You may be thinking about transferring a balance for a number of reasons. Maybe you want to lower your current rate of interest. Perhaps your current credit card charges a high fee for late or missed payments. Some people find it less of a hassle to have all their credit card debt in one place, so there’s just one monthly payment to remember. 
 
There could also be circumstances where it doesn’t make sense to transfer your balance to another credit card. For example, if such a transfer wouldn’t make much difference to the overall time you’d spend paying off the debt, or the total amount you’d pay.

Frequently asked questions

How much can you balance transfer on a credit card?

In theory, you could transfer anything from around £100 to £10,000, with the average amount in the region of £3,000 to £5,000. Most credit cards allow you to transfer around 90% of your total credit limit. 
 
Remember that most credit card providers charge a balance transfer fee of around 1% to 3% – some as low as 0.5% and some as high as 5%. This should show up as a separate amount on your first credit card statement. 

Why is it important to check the APR rate?

The APR rate, or Annual Percentage Rate, is one way to compare how much a credit card will cost in the long term, once the interest-free period ends. The APR should show the amount of interest you’ll pay per year when borrowing. For example, if the APR on a card is 20% and you spend £1,000 and don’t pay any of this back, the interest you’ll pay would be £200 (or slightly less as you’ll be making regular monthly payments). That means you’d end up paying back £1,200 in total.
 
Some 0% balance transfer credit cards may also offer you 0% on any purchases you make. You need to check the terms and conditions carefully so you know exactly how long the offer lasts for, and any other terms and conditions that may apply. Learn more about credit card APR in our guide

Can I transfer a balance from a different provider?

Yes – in fact you wouldn’t be able to transfer a balance to a 0% card with the same provider, as banks don’t allow transfers from cards in the same group.

If you’re looking to consolidate your debt, you can usually transfer more than one balance at the same time on to one single card, provided you don’t go over your limit. When you apply for a new card, there should be an option to transfer debts from other cards.

Can I get a balance transfer credit card with bad credit?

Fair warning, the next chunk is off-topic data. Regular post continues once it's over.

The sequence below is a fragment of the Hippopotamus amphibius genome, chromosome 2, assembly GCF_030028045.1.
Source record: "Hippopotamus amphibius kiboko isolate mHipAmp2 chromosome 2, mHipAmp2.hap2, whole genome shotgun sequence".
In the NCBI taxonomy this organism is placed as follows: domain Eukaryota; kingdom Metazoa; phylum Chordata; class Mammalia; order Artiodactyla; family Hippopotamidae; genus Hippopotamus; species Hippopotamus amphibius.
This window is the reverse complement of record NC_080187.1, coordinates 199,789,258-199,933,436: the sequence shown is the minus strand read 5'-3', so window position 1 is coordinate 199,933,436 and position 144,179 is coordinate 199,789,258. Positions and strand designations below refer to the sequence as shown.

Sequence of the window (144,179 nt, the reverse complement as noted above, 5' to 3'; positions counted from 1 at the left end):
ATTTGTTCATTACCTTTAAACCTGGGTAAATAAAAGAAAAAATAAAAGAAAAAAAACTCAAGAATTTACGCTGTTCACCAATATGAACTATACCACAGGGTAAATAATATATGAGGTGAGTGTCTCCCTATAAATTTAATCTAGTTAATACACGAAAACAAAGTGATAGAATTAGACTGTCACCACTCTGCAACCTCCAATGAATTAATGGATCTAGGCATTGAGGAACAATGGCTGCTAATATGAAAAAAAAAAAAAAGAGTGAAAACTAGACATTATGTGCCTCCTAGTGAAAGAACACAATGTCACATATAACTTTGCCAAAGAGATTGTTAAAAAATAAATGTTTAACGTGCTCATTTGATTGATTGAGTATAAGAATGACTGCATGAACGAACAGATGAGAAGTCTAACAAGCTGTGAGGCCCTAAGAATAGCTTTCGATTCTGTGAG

It can be difficult to get a balance transfer card if you have a low or poor credit rating. The best 0% deals that last for more than 20 months are for those with the best credit scores.

However, don’t despair if you have bad credit as there are balance transfer deals that are aimed specifically at people with less than perfect credit scores. The main thing to watch out for with these is that once the introductory 0% period ends, you’ll start paying an extremely high rate of interest if you haven’t cleared your balance by then.

If you don’t think you can pay off your debt that quickly, a credit card for bad credit may be a more suitable option to help you rebuild your credit score.

If you’re struggling to make your credit card payments, speak to your credit card provider who may be able to help.

Where can I compare 0% balance transfer credit cards?

If you think you’d benefit from shifting your debt to a credit card with a 0% balance transfer, you can compare deals from a range of card providers with us. Find a balance transfer credit card that could be right for you. 

How much does a credit card balance transfer cost?

The fee for a balance transfer is a percentage of the amount you’re transferring, so the cost will depend on how much you want to transfer.

What do I need to get a quote?

When you compare 0% balance transfer cards with us, it’s a good idea to have some basic information to hand, including: 

  • the current balance you’d like to transfer 
  • your ideal monthly repayment 
  • the transfer fee you’d be happy with 
  • if you’d be happy to pay an annual fee on your new credit card 

We’ll ask you some questions to make sure we have all the information we need, then we’ll provide you with a list of quotes to choose from. 

Anelda Knoesen

From the Money team

What our expert says...

“Getting a balance transfer credit card could be an effective way to pay off your credit card balance quicker and simplify your life. It’s easy to compare with us, and if you use our credit card eligibility checker, you can get an idea of what cards you’re likely to be accepted for before you start, without harming your credit score.” 

Why use Compare the Market?

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**On average it can take less than 1 minute  to complete a  credit card eligibility check through Compare the Market based on data in September 2020.